With a retirement that could last 30+ years, it is important to consider the impact that a sequence of negative investment returns early on can have on the longevity of your nest egg. Awareness of this risk allows you to develop a strategy to attempt to mitigate this risk during the years surrounding your retirement.
Although longevity risk can pose a serious threat to your retirement plans, its impact can be mitigated with prudent planning and using reasonable assumptions for how long you and your spouse may live.
Understanding the law of diminishing returns, and applying it to your situation can allow you to develop a strategy that lets you find the sweet spot between the benefits gain and the effort given.
The company-specific risk that comes with concentrated holdings can be mitigated through diversification. However, the process of selling can have many nuances. Having a diversification strategy in place could be useful when making investment decisions with tax and emotional implications.
Some of these retirement milestones create potential planning opportunities to boost savings, maximize retirement income, or improve tax efficiency. Others mark deadlines that could result in stiff penalties if overlooked.
Performing Roth conversions in your lower-income years, allows you to potentially decrease your total tax liability throughout your retirement.
A successful retirement investment strategy does not require great genius nor tremendous effort, but it does require you to stick with that strategy in good times and bad.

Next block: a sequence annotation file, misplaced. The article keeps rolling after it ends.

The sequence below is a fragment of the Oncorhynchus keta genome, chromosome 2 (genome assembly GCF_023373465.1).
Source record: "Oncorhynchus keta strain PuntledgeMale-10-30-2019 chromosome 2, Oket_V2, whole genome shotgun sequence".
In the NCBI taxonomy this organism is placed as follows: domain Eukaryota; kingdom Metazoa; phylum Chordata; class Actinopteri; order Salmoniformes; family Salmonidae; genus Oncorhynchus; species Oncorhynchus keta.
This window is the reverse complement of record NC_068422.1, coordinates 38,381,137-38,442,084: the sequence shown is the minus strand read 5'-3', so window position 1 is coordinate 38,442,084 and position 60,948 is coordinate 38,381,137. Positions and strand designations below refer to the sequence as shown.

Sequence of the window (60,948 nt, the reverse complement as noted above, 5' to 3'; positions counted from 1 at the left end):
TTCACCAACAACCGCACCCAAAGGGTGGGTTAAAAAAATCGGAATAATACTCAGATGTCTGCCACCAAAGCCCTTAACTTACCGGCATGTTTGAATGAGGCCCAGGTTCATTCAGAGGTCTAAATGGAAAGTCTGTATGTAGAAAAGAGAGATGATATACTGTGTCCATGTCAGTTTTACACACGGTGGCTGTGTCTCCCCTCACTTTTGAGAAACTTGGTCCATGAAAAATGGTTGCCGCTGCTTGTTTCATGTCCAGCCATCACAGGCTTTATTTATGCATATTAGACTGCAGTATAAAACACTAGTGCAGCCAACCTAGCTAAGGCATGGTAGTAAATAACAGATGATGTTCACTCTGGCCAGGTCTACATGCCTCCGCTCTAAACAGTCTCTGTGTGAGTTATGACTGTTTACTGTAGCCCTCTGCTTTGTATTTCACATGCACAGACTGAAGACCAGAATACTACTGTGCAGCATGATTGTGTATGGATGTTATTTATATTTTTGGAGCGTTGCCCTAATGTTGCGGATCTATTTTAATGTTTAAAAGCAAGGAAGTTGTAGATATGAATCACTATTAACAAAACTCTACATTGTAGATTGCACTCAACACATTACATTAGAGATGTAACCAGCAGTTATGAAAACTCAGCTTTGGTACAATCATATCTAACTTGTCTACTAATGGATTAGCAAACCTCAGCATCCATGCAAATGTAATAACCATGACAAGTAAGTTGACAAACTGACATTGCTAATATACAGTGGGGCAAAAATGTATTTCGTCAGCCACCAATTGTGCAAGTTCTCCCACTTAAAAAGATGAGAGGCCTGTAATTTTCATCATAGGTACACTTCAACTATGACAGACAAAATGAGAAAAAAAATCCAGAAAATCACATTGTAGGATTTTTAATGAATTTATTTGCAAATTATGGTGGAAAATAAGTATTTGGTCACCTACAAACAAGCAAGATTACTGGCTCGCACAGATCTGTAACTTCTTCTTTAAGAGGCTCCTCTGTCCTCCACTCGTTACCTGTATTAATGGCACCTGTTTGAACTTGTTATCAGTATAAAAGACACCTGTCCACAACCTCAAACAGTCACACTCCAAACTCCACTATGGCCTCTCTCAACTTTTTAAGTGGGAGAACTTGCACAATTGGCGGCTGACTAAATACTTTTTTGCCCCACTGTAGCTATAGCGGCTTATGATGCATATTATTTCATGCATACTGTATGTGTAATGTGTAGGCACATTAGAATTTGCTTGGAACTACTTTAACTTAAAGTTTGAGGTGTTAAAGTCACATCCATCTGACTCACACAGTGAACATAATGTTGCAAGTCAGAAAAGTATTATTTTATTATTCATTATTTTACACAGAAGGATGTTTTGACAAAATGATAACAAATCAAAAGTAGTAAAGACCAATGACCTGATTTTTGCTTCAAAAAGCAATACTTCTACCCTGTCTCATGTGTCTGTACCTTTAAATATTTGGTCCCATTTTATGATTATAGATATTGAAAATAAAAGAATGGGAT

Qualified charitable distributions can be a tax-efficient way to manage required minimum distributions for those who are charitably minded. Because of their tax benefit, QCDs and RMDs should be carefully coordinated to ensure proper timing. It is reasonable to seek out assistance from a trusted advisor to assist you with their execution.
Healthcare costs are an important factor to consider when creating your retirement income plan. You want to ensure that these expenses are properly accounted for. However, these costs can potentially be affected by your income in retirement.
Some higher-income retirees may have to pay more for their Medicare Part B and Medicare Part D prescription drug coverage. This is due to something called the Income-Related Monthly Adjustment Amount (IRMAA).
Once you understand how your Social Security benefits are taxed, you can begin exploring opportunities to potentially reduce the taxes you pay. Depending on your income and mix of assets, you may have the ability to better manage your tax liability in retirement.